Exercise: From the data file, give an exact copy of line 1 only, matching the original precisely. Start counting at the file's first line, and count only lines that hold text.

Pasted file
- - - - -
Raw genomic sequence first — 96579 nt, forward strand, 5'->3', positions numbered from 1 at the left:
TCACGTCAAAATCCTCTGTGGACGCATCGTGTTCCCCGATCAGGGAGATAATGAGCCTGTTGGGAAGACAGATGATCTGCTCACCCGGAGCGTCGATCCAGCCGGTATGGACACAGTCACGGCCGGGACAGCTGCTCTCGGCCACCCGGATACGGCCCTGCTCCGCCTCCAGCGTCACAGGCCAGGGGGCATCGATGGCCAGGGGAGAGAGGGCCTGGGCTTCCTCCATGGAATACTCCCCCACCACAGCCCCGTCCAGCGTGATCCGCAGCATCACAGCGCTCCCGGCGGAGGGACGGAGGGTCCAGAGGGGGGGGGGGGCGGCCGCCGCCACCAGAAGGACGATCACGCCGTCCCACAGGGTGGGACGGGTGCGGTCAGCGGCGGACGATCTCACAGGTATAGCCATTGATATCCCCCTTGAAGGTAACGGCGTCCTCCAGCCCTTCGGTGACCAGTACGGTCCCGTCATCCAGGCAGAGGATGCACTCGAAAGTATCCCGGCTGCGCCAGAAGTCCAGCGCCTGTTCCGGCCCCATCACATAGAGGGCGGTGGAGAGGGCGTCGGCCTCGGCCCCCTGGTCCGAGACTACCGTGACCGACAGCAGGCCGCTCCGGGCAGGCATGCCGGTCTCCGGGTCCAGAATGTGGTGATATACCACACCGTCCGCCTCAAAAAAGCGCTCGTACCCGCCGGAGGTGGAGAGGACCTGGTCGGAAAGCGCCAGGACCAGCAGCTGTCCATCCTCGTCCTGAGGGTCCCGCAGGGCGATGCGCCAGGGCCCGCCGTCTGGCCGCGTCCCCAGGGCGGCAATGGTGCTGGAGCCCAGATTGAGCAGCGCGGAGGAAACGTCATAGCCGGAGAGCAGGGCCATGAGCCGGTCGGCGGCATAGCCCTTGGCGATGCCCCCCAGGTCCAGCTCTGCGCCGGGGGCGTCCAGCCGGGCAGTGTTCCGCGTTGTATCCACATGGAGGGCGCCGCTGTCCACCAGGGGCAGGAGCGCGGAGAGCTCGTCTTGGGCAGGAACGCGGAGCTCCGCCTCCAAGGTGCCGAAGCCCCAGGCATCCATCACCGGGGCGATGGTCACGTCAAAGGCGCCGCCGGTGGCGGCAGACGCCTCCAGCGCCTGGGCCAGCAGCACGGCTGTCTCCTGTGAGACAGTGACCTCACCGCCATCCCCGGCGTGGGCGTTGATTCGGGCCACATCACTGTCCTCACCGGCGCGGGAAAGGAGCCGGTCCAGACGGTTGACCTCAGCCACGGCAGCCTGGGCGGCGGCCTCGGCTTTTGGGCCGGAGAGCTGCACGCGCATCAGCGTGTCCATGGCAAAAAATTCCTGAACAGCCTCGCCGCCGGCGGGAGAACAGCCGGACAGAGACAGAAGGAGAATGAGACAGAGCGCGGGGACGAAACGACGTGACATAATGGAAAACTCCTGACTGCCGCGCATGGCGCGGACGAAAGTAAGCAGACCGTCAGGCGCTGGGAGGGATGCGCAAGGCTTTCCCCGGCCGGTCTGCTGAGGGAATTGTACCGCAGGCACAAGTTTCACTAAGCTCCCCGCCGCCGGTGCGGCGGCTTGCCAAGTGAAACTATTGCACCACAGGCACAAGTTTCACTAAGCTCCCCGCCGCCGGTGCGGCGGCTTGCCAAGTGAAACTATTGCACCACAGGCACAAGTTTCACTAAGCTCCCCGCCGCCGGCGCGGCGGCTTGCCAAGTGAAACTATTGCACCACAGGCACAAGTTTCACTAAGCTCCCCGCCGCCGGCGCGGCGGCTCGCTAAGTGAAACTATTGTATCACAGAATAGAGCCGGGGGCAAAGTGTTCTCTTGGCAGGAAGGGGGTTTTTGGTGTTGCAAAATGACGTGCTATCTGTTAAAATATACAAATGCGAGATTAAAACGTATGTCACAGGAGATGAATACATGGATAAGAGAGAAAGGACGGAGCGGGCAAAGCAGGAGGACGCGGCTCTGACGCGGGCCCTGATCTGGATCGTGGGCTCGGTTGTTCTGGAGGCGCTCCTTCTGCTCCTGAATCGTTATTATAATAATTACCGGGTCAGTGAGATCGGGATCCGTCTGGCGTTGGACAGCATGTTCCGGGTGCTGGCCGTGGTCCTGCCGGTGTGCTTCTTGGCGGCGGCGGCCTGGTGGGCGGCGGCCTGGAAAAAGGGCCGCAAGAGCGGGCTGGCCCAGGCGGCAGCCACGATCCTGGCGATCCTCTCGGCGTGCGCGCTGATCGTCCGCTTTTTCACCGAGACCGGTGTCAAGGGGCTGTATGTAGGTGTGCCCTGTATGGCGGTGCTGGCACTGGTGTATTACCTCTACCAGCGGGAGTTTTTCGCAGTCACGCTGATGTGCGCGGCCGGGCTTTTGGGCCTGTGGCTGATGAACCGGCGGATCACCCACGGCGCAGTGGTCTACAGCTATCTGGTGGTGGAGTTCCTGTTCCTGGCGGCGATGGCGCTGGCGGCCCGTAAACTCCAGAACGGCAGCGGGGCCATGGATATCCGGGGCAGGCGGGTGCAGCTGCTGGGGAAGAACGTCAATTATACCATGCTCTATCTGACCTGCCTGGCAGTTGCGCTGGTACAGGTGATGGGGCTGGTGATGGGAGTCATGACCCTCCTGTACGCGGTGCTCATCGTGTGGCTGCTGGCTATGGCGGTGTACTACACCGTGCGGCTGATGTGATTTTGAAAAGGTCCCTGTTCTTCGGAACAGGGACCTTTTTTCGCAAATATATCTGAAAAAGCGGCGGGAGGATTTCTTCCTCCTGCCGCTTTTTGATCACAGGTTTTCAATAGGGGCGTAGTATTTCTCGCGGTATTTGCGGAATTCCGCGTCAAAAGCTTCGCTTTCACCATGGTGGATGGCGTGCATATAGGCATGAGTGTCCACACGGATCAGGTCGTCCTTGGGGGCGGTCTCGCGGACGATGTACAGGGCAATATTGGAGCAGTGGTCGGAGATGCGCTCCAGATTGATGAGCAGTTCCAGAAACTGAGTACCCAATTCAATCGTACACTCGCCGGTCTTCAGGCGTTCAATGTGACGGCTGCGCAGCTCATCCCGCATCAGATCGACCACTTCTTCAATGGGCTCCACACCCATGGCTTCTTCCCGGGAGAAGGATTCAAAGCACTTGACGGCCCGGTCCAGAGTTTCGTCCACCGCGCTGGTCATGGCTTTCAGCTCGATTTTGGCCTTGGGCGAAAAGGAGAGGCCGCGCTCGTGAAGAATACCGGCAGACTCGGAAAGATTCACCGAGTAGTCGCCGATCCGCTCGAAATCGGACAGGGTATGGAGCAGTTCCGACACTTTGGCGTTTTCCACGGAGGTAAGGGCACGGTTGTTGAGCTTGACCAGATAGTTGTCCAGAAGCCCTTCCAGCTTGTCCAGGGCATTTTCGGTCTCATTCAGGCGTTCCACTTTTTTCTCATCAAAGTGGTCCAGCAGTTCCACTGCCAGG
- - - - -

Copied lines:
Raw genomic sequence first — 96579 nt, forward strand, 5'->3', positions numbered from 1 at the left: